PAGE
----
Updates

CHANGE THE CONVERSATION WITH INHALED INSULIN

Afrezza is the only ultra-rapid acting inhaled insulin with a time-action profile that mimics physiologic insulin, for prandial control without the need for mealtime injections.1

Inhaler

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A DIFFERENT ANSWER

We know mealtime control isn't easy for today's patients, and that mealtime control is the key to an optimal A1C.6 Afrezza is a one-of-a-kind therapy for improved mealtime control.1

Afrezza is inhaled insulin that enters the bloodstream in less than 1 minute.1,7

The time to first measurable effect is ~12 minutes.1

Icon 1 Fast In Fast Out V3
Icon 2 Management In The Moment
Icon 3 Consider The Patient
Icon 4 Proven Mealtime Control V2

*Based on 4-12 unit dosing, respectively. On average, the pharmacodynamic effect of Afrezza, measured as area under the glucose infusion rate—time curve (AUC GIR)—increased linearly with doses up to 48 units.1

+Based on an estimation of approximately 3 meals per day, for a total of 1095 possible mealtime injections per year.

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A UNIQUE PROFILE

Afrezza has a time-action profile that mimics physiologic insulin.7

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Physiologic Postprandial Insulin Profile 8
Physiologic Postprandial Insulin Profile 8

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Afrezza Postprandial Insulin Profile 1
Afrezza Postprandial Insulin Profile 1

Data from a randomized, controlled, six-treatment, crossover dose-response study compared Afrezza with the rapid-acting insulin analog, lispro, in 30 patients with type 1 diabetes. Mean insulin effect (baseline-corrected glucose infusion rate) profile shown after administration of 4 and 12 Afrezza unit doses in patients with type 1 diabetes. On average, the pharmacodynamic effect of Afrezza, measured as area under the glucose infusion rate—time curve (AUC GIR)—increased linearly with doses up to 48 units. Intrapatient variability in AUC GIR and GIRmax is approximately 28% (95% CI 21-42%) and 27% (95% CI 20-40%), respectively.1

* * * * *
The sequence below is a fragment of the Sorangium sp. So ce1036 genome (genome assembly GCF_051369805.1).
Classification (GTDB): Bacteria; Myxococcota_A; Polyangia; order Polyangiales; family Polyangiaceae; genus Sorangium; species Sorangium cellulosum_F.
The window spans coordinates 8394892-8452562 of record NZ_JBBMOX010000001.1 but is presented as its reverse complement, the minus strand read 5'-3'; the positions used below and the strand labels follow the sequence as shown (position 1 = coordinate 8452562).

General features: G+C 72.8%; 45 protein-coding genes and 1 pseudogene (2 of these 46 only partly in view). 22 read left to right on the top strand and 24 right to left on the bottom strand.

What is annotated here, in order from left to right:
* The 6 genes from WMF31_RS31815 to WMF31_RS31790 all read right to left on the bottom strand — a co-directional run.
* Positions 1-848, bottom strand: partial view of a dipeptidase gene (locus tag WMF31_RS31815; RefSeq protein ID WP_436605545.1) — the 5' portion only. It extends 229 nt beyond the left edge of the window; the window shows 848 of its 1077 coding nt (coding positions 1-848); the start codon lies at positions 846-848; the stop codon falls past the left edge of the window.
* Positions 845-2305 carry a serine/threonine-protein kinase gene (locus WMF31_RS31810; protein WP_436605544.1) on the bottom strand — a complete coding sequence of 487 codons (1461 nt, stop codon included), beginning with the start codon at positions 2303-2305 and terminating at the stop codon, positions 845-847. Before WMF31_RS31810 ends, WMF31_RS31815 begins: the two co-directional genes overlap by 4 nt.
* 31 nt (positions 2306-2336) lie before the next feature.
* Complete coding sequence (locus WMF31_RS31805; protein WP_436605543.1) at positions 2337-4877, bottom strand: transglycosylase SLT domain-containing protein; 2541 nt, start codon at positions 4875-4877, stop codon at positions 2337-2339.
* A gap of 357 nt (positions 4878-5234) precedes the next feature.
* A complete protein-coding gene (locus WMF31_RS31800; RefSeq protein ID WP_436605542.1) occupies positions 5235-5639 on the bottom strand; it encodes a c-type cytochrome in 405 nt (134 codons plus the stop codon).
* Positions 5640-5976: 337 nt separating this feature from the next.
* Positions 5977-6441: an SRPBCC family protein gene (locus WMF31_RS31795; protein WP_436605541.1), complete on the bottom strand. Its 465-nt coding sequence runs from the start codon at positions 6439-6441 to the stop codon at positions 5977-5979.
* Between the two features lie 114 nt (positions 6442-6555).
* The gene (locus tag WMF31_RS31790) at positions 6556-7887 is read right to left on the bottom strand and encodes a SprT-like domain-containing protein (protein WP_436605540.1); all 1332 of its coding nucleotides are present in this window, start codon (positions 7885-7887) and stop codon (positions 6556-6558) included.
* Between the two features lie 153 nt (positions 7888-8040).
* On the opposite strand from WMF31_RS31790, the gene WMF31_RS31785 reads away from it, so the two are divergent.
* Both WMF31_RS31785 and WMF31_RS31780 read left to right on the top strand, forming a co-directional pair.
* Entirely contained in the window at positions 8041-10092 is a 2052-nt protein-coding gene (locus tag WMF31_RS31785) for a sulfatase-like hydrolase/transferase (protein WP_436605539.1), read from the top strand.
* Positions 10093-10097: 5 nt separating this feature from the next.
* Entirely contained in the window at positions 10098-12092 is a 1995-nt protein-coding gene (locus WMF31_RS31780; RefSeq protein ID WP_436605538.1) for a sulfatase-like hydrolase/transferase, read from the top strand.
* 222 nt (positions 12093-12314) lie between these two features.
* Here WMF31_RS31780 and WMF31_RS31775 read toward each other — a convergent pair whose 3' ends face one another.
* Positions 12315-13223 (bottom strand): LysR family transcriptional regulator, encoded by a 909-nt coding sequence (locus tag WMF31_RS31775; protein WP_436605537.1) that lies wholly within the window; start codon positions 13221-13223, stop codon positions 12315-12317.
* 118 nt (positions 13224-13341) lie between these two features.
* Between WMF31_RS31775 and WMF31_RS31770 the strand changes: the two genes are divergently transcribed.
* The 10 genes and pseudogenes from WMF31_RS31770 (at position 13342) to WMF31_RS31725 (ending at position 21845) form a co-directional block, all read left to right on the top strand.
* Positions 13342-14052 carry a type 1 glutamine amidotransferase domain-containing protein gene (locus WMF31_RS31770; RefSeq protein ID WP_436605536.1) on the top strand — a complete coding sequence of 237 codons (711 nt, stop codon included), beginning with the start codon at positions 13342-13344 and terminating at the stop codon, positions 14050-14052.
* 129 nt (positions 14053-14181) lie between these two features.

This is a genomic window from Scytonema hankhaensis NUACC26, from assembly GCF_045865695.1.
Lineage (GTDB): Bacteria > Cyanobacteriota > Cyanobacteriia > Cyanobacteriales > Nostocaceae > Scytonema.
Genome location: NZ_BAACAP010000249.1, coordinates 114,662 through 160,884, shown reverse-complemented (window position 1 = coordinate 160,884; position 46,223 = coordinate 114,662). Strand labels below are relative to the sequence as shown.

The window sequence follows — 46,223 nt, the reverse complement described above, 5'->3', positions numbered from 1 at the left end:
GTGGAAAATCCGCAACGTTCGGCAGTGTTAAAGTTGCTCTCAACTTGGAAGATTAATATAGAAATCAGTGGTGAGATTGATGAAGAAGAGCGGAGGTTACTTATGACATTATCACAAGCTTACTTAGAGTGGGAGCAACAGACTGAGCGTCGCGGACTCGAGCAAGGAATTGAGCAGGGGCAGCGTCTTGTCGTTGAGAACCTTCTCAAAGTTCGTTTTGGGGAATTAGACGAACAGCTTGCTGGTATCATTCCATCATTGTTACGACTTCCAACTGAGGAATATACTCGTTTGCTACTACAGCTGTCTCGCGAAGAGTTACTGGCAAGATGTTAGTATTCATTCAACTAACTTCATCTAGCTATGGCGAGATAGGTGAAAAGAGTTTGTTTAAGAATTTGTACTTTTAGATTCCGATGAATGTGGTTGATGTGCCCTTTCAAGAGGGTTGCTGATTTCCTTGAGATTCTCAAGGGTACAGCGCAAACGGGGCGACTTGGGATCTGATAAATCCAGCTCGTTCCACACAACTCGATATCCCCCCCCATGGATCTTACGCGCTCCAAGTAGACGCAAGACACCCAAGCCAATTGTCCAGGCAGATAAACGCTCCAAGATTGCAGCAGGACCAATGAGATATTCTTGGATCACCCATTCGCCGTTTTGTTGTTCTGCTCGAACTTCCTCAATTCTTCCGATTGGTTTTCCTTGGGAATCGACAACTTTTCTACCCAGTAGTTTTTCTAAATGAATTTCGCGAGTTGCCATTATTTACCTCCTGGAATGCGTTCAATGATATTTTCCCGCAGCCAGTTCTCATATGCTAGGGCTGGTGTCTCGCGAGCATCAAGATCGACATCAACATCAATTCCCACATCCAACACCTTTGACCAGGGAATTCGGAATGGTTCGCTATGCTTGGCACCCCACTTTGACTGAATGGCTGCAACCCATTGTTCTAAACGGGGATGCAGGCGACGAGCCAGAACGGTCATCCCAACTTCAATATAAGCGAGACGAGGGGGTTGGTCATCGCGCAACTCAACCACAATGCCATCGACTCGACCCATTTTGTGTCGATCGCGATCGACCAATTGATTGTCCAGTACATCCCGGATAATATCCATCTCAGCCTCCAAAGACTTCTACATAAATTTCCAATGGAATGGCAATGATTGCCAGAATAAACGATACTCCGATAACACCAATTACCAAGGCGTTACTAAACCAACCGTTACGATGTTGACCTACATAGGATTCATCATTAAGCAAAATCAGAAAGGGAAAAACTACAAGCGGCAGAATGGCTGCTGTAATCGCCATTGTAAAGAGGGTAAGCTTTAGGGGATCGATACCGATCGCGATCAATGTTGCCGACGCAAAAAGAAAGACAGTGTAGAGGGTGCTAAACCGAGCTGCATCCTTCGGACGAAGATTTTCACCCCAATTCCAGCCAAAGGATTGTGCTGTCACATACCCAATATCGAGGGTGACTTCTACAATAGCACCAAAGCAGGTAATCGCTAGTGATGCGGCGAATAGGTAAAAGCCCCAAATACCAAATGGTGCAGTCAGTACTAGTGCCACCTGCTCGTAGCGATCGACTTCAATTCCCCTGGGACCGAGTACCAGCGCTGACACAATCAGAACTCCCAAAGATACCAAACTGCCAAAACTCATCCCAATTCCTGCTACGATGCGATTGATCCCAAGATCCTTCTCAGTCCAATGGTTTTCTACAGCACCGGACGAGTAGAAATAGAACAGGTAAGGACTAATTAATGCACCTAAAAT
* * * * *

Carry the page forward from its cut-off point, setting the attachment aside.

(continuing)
Afrezza has been studied in over 3,000 patients with type 1 and type 2 diabetes1,2

EFFICACY & SAFETY

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CONSIDERING THE PATIENT

Afrezza can be prescribed to adults with type 1 or type 2 diabetes who need a prandial insulin or want to discontinue or avoid insulin injections with meals. It should not be used by patients with certain lung problems, such as COPD or asthma, or patients who currently smoke or have stopped smoking in the last 6 months.

Holding The Afrezza Inhaler

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PROVEN CONTROL

IN A TYPE 1 STUDY

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Switching to Afrezza maintained acceptable glucose control.9

Data from an open-label non-inferiority trial compared the change in A1C from baseline to week 24 of prandial Afrezza (n=174) with that of SC rapid-acting insulin (n=170), both with basal insulin, in adult patients (≥18 years) with type 1 diabetes and A1C of 7.5% to 10%.